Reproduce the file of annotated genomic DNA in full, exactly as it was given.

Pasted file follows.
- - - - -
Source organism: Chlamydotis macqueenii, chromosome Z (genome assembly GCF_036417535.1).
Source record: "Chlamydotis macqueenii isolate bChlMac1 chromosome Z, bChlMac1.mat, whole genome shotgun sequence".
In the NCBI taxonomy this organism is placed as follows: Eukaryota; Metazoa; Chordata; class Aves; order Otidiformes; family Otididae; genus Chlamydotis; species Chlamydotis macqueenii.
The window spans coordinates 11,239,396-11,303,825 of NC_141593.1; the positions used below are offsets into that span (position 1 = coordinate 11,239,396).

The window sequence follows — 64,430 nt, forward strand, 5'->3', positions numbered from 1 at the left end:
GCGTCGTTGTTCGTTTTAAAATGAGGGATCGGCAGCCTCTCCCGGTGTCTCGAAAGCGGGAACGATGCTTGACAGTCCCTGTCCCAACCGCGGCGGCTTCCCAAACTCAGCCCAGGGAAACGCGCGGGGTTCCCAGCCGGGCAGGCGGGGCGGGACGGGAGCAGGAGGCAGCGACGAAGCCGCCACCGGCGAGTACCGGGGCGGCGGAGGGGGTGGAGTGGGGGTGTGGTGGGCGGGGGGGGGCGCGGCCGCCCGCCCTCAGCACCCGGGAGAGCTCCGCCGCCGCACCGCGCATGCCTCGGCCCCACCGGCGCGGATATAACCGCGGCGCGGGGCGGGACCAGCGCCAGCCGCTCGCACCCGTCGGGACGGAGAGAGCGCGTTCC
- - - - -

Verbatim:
Source organism: Chlamydotis macqueenii, chromosome Z (genome assembly GCF_036417535.1).
Source record: "Chlamydotis macqueenii isolate bChlMac1 chromosome Z, bChlMac1.mat, whole genome shotgun sequence".
In the NCBI taxonomy this organism is placed as follows: Eukaryota; Metazoa; Chordata; class Aves; order Otidiformes; family Otididae; genus Chlamydotis; species Chlamydotis macqueenii.
The window spans coordinates 11,239,396-11,303,825 of NC_141593.1; the positions used below are offsets into that span (position 1 = coordinate 11,239,396).

The window sequence follows — 64,430 nt, forward strand, 5'->3', positions numbered from 1 at the left end:
GCGTCGTTGTTCGTTTTAAAATGAGGGATCGGCAGCCTCTCCCGGTGTCTCGAAAGCGGGAACGATGCTTGACAGTCCCTGTCCCAACCGCGGCGGCTTCCCAAACTCAGCCCAGGGAAACGCGCGGGGTTCCCAGCCGGGCAGGCGGGGCGGGACGGGAGCAGGAGGCAGCGACGAAGCCGCCACCGGCGAGTACCGGGGCGGCGGAGGGGGTGGAGTGGGGGTGTGGTGGGCGGGGGGGGGCGCGGCCGCCCGCCCTCAGCACCCGGGAGAGCTCCGCCGCCGCACCGCGCATGCCTCGGCCCCACCGGCGCGGATATAACCGCGGCGCGGGGCGGGACCAGCGCCAGCCGCTCGCACCCGTCGGGACGGAGAGAGCGCGTTCC